The man who admitted to killing three people and wounding nine others at a Planned Parenthood facility in November 2015 has been found incompetent to stand trial.
A judge made the ruling Wednesday afternoon, saying Dear is "not rational" and "not grounded in reality." The 57-year-old has repeatedly had outbursts in court, calling himself a "warrior for the babies" during his first appearance.
Before the judge took the bench on Wednesday, Dear shouted out "Anybody want to know why I did it?"
At that point, a victim's family member interrupted him and said "because you're an inbred!" Dear responded that it was because of Psalm 149.
This led a sheriff's deputy to go to the front of the courtroom and stop the exchange -- something that hasn't occurred during this entire process.
While Dear was being escorted out of the courtroom, he called the judge a "filthy animal."
Dear will be treated at the state mental hospital in Pueblo. A written review of his progress will be sent to the judge every 90 days. When the report is finished, both the prosecution and defense can contest whatever the finding is.
Either side is also allowed to have their own experts, psychologists, psychiatrists and doctors meet with the defendant and come to their own conclusions.
"Competency is a determination of the defendant's current mental status," El Paso County District Attorney Dan May said. "Nobody has ever said he's permanently incompetent. We've had a number of cases ... in this jurisdiction and across the state where people have been found incompetent at the time to proceed with their case, but they had been restored to competency after being sent down to the state hospital.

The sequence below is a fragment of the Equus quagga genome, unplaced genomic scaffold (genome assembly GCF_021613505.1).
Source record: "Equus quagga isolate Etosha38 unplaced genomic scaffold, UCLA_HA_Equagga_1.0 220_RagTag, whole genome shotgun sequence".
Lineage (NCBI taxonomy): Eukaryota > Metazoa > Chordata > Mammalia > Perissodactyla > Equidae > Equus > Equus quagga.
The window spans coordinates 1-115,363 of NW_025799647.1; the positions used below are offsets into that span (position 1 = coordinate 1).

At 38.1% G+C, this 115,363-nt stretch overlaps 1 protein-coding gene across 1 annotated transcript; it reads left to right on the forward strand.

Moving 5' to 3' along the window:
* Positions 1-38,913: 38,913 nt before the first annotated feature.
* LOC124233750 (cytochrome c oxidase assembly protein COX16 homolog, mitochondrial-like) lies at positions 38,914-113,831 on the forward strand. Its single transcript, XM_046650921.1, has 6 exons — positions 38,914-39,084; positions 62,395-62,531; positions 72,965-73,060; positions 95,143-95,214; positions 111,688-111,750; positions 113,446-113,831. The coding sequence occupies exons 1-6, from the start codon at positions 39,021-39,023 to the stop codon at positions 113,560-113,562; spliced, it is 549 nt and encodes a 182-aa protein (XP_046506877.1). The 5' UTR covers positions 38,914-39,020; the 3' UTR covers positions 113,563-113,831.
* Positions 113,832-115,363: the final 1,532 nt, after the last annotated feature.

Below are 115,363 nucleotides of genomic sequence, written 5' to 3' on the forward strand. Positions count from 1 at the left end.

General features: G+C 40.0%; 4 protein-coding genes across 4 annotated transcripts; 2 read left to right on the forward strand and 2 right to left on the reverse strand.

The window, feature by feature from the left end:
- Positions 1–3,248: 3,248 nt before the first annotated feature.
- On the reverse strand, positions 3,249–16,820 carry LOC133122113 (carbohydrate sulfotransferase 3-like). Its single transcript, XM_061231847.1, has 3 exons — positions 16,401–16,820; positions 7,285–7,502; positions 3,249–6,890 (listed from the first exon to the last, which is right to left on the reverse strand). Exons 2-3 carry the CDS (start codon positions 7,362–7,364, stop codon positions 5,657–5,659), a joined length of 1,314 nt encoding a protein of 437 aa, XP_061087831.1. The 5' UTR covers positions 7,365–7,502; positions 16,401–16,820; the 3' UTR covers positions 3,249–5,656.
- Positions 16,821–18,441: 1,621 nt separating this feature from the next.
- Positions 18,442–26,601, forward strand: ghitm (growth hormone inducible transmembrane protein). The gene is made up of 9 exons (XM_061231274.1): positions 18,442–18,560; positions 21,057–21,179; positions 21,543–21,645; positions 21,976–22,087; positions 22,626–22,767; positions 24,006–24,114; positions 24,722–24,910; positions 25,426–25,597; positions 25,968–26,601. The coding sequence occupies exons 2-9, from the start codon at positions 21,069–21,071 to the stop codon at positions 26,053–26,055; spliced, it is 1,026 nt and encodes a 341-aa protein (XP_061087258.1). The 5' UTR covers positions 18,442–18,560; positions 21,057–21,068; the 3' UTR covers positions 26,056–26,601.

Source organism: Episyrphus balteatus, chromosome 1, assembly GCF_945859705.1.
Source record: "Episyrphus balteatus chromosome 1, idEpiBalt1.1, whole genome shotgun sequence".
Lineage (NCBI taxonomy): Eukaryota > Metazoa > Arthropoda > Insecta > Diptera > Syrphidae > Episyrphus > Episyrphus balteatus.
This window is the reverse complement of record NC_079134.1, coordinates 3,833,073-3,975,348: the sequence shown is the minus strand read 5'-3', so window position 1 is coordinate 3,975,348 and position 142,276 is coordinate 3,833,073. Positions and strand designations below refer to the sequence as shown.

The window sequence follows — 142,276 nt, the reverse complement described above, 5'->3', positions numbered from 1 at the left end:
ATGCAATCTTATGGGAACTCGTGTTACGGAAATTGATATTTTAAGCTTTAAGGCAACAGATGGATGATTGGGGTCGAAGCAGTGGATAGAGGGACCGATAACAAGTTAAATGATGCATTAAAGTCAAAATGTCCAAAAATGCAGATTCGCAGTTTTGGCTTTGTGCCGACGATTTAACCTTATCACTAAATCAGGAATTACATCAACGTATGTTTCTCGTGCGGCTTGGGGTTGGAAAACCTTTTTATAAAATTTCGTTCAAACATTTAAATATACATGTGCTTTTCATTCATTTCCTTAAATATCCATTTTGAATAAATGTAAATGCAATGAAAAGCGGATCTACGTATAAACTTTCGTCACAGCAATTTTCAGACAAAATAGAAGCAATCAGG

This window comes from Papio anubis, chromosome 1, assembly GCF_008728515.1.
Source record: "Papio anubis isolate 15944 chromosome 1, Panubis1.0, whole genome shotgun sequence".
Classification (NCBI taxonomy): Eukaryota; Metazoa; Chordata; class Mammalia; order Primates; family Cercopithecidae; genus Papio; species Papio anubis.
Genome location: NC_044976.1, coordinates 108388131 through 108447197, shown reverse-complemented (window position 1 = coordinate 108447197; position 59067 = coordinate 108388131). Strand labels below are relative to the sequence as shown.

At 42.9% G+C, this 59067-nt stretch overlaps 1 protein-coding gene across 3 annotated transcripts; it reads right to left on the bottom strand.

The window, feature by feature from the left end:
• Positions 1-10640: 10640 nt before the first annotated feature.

"There are cases where people have been found permanently incompetent," May added. "Those are rare situations."
The judge's full order said that two experts who spoke to Dear diagnosed him with a delusional disorder. His evaluation found that his "knowledge of the factual workings of the judicial process were hampered considerably by his sometimes tangentially-related blanket assertions that the actions of various courtroom personnel were being orchestrated by higher authority."
The mental health experts who evaluated Dear said he had delusions for many years, and many of them revolved around the belief the case was being influenced by the federal government and that the FBI was following him.
During an interview with a Colorado Springs detective, Dear said -- among other things -- that he believed his girlfriend was working for the Feds, the FBI had been leaving "feathers at his house," that Princess Diana's death was a professional hit and that God told him to make a statement, according to court documents released Wednesday afternoon.
In the past, the shooter’s public defender asked the judge to commit the man to a psychiatric institution.
Dear has been largely uncooperative with his public defenders. According to court documents, he said he believed they were also corroborating with the Feds and Planned Parenthood.
"Mr. Dear's delusional thinking and subsequent impaired reasoning appeared to be the direct result of serious mental illness that is interfering with his ability to make well-reasoned choices regarding his legal options," the evaluation reads. "Given the significant length of time that he appears to have been operating under the control of his delusional belief system, his symptoms are highly unlikely to spontaneously remit."